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Determination of Regulatory Review Period for Purposes of Patent Extension; MIFEPREX; Amendment

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Information about this document as published in the Federal Register.

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Food and Drug Administration, HHS.


Notice; amendment.


The Food and Drug Administration (FDA) is amending a previous determination of the regulatory review period for MIFEPREX that appeared in the Federal Register of January 25, 2002 (67 FR 3724). The agency is taking this action in response to received comments. FDA is publishing notice of that amendment as required by law.


Submit written comments to the Dockets Management Branch (HFA-305), Food and Drug Administration, 5630 Fishers Lane, rm. 1061, Rockville, MD 20852. Submit electronic comments to​dockets/​ecomments.

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-Claudia V. Grillo, Office of Regulatory Policy (HFD-007), Food and Drug Administration, 5600 Fishers Lane, Rockville, MD 20857, 301-827-4565.

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In the Federal Register of January 25, 2002 (67 FR 3724), FDA published its determination of the regulatory review period for MIFEPREX. On June 10, 2002, Corcept Therapeutics, Inc., (Corcept) filed a request for revision of the regulatory review period. On July 2, 2002, the applicant filed a comment, disagreeing with Corcept's request and maintaining that FDA's initial determination was correct.

The basis of Corcept's request is that August 4, 1994, is not the correct date an investigational new drug application (IND) covering the approved drug product became effective. Corcept asserts that June 13, 1983, is the appropriate date. FDA has re-examined its records and has determined that Corcept is correct. The date an exemption under section 505 of the Federal Food, Drug, and Cosmetic Act (the act) (21 U.S.C. 355) became effective is June 13, 1983.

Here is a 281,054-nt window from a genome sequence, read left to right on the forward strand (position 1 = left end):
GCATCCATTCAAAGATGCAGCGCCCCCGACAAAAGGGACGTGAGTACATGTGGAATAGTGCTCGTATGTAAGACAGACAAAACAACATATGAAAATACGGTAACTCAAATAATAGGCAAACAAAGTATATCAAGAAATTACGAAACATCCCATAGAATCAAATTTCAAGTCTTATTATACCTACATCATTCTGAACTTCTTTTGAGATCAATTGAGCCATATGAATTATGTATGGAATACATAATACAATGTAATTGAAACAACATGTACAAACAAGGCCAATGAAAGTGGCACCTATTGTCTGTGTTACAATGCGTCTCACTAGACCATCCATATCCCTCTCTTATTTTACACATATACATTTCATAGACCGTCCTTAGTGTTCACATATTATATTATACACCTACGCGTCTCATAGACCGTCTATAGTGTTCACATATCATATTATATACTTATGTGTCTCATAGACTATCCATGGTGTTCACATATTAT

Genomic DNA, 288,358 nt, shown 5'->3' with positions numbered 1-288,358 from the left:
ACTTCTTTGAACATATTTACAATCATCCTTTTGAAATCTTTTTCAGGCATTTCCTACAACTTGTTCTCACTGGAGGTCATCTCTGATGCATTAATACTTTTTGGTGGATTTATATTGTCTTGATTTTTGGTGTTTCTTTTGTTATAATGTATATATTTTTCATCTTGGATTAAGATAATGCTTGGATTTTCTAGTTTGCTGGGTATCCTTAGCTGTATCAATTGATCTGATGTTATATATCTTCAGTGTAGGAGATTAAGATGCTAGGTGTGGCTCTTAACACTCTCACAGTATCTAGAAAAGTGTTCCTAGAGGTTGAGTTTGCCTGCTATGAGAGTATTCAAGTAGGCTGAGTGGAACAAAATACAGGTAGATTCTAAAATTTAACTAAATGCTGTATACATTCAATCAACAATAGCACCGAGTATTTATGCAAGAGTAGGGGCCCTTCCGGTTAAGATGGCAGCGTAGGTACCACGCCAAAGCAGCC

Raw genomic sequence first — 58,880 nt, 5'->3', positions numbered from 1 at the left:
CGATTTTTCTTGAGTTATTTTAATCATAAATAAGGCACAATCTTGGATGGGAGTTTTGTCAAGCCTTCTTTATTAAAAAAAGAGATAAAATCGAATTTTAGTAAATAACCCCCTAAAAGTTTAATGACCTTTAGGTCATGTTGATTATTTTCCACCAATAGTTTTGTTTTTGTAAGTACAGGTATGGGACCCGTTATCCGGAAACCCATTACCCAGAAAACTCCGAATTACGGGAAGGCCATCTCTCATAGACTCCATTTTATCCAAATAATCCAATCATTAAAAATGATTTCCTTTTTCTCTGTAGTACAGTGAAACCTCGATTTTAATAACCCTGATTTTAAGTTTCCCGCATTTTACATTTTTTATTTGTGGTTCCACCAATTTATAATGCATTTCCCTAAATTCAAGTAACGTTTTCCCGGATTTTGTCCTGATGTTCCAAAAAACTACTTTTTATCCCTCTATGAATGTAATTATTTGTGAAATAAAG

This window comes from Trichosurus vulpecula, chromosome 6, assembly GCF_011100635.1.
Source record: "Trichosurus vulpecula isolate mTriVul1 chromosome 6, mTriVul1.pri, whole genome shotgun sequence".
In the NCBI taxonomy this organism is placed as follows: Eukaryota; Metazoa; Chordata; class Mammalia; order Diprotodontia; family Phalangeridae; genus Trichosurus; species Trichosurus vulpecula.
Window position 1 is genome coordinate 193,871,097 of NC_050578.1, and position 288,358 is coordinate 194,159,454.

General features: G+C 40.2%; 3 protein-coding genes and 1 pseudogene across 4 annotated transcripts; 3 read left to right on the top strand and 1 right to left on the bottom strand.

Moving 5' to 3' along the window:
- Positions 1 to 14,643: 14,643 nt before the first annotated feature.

The agency, the applicant, and Corcept agree that the relevant IND is IND 22,047. All agree that IND 22,047 became effective in 1983.

The applicant's argument for keeping the initial determination is based on the claim that August 4, 1994, represents the date the IND first covered the “approved human drug product.” While acknowledging that IND 22,047 became effective in 1983, the applicant observes that during the next several years the only studies conducted were studies of mifepristone alone, that is, not in conjunction with the administration of other drugs. The 1994 date is when the applicant submitted an amendment to IND 22,047 to initiate studies of mifepristone when followed by the later Start Printed Page 65359administration of misoprostol. The final approved MIFEPREX labeling recommends that patients taking mifepristone take 400 micrograms of misoprostol 2 days after taking mifepristone unless a complete abortion has already been confirmed before that time. The applicant argues from these facts that the submission of the 1994 amendment represents the first time an IND for the “approved human drug product,” as set forth in 21 CFR 60.22(a)(1), became effective.[1]

The investigational path of a new drug is rarely straightforward. From the time of the first submission of an IND to the time, usually years later, of final approval for marketing, the course of drug investigation goes up many blind alleys and frequently takes off in new directions. Rarely, if ever, is a drug approved under precisely the same conditions (i.e., indication(s), patient population(s), dosing regimen(s), duration of treatment, use in conjunction with other drugs, etc.) for which it is initially investigated. The decision to investigate MIFEPREX in conjunction with misoprostol under certain circumstances is typical of the kind of change that can occur in the investigation of a new drug.[2]